Daly wins with power and precision
It was not just his awesome power, but the delicacy and precision of his short game, that allowed John Daly to win the 1995 Open at St Andrews. But he had to go into overtime to claim the ancient trophy, thanks to a last gasp birdie putt from the Valley of Sin that put genial Italian Costantino Rocca into a play-off. Rocca came to the 18th hole in the final round needing a birdie to tie the big-hitting American.
He drove close to the left side of the green, but a sand-wedge pitch was completely miss-hit and dribbled into the deep hollow at the front of the green. His putt climbed the steep bank, raced across the green and fell into the hole 65 feet away. Rocca fell face down on the turf in a moment of joyous relief and disbelief.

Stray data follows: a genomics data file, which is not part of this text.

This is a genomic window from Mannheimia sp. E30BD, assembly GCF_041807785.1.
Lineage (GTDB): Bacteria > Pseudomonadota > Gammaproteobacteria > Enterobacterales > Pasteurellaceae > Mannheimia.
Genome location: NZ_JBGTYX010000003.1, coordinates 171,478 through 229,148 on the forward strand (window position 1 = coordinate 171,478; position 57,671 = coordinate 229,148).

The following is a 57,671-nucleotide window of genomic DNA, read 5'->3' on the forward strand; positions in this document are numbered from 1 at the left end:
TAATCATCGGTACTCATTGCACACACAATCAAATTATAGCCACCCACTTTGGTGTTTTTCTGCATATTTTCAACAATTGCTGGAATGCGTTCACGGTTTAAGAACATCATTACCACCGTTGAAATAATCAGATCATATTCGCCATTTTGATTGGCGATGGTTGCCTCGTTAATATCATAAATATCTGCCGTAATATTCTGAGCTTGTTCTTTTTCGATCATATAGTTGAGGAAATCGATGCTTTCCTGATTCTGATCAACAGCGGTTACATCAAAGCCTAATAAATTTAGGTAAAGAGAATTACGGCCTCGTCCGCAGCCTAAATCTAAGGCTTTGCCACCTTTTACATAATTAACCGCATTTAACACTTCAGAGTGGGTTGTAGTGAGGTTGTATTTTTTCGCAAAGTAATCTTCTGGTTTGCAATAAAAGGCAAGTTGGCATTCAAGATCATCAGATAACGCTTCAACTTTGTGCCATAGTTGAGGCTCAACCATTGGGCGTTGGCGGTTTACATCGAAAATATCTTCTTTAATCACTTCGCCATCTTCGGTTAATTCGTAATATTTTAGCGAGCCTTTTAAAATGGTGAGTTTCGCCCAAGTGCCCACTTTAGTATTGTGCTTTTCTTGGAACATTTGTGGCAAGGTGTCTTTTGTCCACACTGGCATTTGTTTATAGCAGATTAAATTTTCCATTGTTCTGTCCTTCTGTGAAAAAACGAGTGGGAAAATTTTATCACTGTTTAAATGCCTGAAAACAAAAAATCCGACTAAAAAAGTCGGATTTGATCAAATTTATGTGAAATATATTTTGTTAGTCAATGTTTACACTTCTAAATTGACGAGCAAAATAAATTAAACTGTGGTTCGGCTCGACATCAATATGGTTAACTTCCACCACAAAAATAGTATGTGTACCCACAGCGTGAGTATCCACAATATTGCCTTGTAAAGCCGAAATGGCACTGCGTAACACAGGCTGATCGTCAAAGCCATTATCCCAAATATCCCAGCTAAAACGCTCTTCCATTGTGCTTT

There was a sense of anti-climax at the first extra hole when Rocca three putted, and when Daly holes for a birdie at the second he established a commanding two-shot lead as they moved across to the tee of the notorious 17th. Daly hit a tremendous tee shot some 330 yards into the narrowest neck of the fairway and crafted a closed-faced nine-iron pitch and run into the centre of the green. Rocca had to go for the pin and fell victim to the Road Hole bunker. He needed three attempts to gain the putting surface and his chances of the title had vanished.
This 25th Open at St Andrews also marked the end of an era. Arnold Palmer was making his final appearance in the championship 35 years after he first played, in the Centenary Open of 1960. His determination to win the title inspired a new generation of golfers and was instrumental in reviving the fortunes of the world’s oldest championship.